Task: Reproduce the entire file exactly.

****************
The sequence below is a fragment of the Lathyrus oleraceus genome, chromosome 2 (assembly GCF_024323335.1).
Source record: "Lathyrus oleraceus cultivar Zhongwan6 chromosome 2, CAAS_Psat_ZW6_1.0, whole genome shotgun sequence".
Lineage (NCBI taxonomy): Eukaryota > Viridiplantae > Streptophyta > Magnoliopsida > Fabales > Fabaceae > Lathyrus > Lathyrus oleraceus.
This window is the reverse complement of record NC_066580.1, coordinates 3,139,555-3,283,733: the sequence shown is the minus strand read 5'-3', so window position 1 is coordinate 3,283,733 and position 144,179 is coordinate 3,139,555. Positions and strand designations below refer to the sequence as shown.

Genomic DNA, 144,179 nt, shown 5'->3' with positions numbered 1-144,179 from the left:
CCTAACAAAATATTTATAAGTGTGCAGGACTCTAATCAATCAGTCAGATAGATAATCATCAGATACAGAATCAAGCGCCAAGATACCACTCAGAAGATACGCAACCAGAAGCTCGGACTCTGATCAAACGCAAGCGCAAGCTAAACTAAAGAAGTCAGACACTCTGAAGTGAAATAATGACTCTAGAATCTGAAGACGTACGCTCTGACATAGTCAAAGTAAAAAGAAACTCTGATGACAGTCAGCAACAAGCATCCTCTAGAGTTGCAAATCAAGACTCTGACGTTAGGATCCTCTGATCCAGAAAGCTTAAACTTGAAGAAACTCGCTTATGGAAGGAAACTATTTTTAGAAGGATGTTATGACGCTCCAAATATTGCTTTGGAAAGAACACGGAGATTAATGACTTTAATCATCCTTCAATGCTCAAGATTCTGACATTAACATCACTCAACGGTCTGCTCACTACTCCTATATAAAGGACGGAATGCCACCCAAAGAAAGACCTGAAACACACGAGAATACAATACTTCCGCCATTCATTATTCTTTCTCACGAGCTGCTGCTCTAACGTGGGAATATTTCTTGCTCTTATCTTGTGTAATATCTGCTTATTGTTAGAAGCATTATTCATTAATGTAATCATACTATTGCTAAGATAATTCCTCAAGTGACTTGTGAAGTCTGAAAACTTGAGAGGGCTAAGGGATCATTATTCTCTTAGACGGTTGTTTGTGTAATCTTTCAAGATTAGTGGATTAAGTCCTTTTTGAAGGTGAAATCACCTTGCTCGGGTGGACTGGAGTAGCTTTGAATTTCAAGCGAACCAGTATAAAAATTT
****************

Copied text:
The sequence below is a fragment of the Lathyrus oleraceus genome, chromosome 2 (assembly GCF_024323335.1).
Source record: "Lathyrus oleraceus cultivar Zhongwan6 chromosome 2, CAAS_Psat_ZW6_1.0, whole genome shotgun sequence".
Lineage (NCBI taxonomy): Eukaryota > Viridiplantae > Streptophyta > Magnoliopsida > Fabales > Fabaceae > Lathyrus > Lathyrus oleraceus.
This window is the reverse complement of record NC_066580.1, coordinates 3,139,555-3,283,733: the sequence shown is the minus strand read 5'-3', so window position 1 is coordinate 3,283,733 and position 144,179 is coordinate 3,139,555. Positions and strand designations below refer to the sequence as shown.

Genomic DNA, 144,179 nt, shown 5'->3' with positions numbered 1-144,179 from the left:
CCTAACAAAATATTTATAAGTGTGCAGGACTCTAATCAATCAGTCAGATAGATAATCATCAGATACAGAATCAAGCGCCAAGATACCACTCAGAAGATACGCAACCAGAAGCTCGGACTCTGATCAAACGCAAGCGCAAGCTAAACTAAAGAAGTCAGACACTCTGAAGTGAAATAATGACTCTAGAATCTGAAGACGTACGCTCTGACATAGTCAAAGTAAAAAGAAACTCTGATGACAGTCAGCAACAAGCATCCTCTAGAGTTGCAAATCAAGACTCTGACGTTAGGATCCTCTGATCCAGAAAGCTTAAACTTGAAGAAACTCGCTTATGGAAGGAAACTATTTTTAGAAGGATGTTATGACGCTCCAAATATTGCTTTGGAAAGAACACGGAGATTAATGACTTTAATCATCCTTCAATGCTCAAGATTCTGACATTAACATCACTCAACGGTCTGCTCACTACTCCTATATAAAGGACGGAATGCCACCCAAAGAAAGACCTGAAACACACGAGAATACAATACTTCCGCCATTCATTATTCTTTCTCACGAGCTGCTGCTCTAACGTGGGAATATTTCTTGCTCTTATCTTGTGTAATATCTGCTTATTGTTAGAAGCATTATTCATTAATGTAATCATACTATTGCTAAGATAATTCCTCAAGTGACTTGTGAAGTCTGAAAACTTGAGAGGGCTAAGGGATCATTATTCTCTTAGACGGTTGTTTGTGTAATCTTTCAAGATTAGTGGATTAAGTCCTTTTTGAAGGTGAAATCACCTTGCTCGGGTGGACTGGAGTAGCTTTGAATTTCAAGCGAACCAGTATAAAAATTT